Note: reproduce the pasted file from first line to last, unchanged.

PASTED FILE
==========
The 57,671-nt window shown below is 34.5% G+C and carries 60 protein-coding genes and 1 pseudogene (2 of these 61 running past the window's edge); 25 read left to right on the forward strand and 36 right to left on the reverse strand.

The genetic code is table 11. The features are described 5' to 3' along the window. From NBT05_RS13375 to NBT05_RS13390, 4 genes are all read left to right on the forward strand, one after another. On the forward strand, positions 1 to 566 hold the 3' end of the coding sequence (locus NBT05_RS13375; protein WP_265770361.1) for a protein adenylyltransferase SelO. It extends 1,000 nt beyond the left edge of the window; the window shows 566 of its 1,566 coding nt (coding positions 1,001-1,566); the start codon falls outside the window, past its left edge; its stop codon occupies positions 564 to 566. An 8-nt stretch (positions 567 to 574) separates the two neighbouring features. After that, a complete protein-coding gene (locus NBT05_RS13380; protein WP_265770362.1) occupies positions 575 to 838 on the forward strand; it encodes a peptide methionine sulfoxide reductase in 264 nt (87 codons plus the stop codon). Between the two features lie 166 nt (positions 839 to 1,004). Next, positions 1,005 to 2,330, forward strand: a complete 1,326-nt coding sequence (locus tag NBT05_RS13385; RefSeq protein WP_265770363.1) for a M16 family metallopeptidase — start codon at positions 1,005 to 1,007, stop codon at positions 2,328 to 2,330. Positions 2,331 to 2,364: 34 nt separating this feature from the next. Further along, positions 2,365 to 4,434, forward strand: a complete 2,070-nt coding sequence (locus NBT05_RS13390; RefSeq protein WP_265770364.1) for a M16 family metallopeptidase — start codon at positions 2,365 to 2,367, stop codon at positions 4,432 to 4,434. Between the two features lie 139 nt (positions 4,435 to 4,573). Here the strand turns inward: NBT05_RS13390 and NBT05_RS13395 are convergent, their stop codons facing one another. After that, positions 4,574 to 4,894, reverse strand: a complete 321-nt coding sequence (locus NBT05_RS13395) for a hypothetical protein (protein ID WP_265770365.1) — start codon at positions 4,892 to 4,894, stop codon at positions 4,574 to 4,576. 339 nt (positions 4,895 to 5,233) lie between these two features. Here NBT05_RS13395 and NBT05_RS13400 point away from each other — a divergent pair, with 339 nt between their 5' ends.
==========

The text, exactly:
The 57,671-nt window shown below is 34.5% G+C and carries 60 protein-coding genes and 1 pseudogene (2 of these 61 running past the window's edge); 25 read left to right on the forward strand and 36 right to left on the reverse strand.

The genetic code is table 11. The features are described 5' to 3' along the window. From NBT05_RS13375 to NBT05_RS13390, 4 genes are all read left to right on the forward strand, one after another. On the forward strand, positions 1 to 566 hold the 3' end of the coding sequence (locus NBT05_RS13375; protein WP_265770361.1) for a protein adenylyltransferase SelO. It extends 1,000 nt beyond the left edge of the window; the window shows 566 of its 1,566 coding nt (coding positions 1,001-1,566); the start codon falls outside the window, past its left edge; its stop codon occupies positions 564 to 566. An 8-nt stretch (positions 567 to 574) separates the two neighbouring features. After that, a complete protein-coding gene (locus NBT05_RS13380; protein WP_265770362.1) occupies positions 575 to 838 on the forward strand; it encodes a peptide methionine sulfoxide reductase in 264 nt (87 codons plus the stop codon). Between the two features lie 166 nt (positions 839 to 1,004). Next, positions 1,005 to 2,330, forward strand: a complete 1,326-nt coding sequence (locus tag NBT05_RS13385; RefSeq protein WP_265770363.1) for a M16 family metallopeptidase — start codon at positions 1,005 to 1,007, stop codon at positions 2,328 to 2,330. Positions 2,331 to 2,364: 34 nt separating this feature from the next. Further along, positions 2,365 to 4,434, forward strand: a complete 2,070-nt coding sequence (locus NBT05_RS13390; RefSeq protein WP_265770364.1) for a M16 family metallopeptidase — start codon at positions 2,365 to 2,367, stop codon at positions 4,432 to 4,434. Between the two features lie 139 nt (positions 4,435 to 4,573). Here the strand turns inward: NBT05_RS13390 and NBT05_RS13395 are convergent, their stop codons facing one another. After that, positions 4,574 to 4,894, reverse strand: a complete 321-nt coding sequence (locus NBT05_RS13395) for a hypothetical protein (protein ID WP_265770365.1) — start codon at positions 4,892 to 4,894, stop codon at positions 4,574 to 4,576. 339 nt (positions 4,895 to 5,233) lie between these two features. Here NBT05_RS13395 and NBT05_RS13400 point away from each other — a divergent pair, with 339 nt between their 5' ends.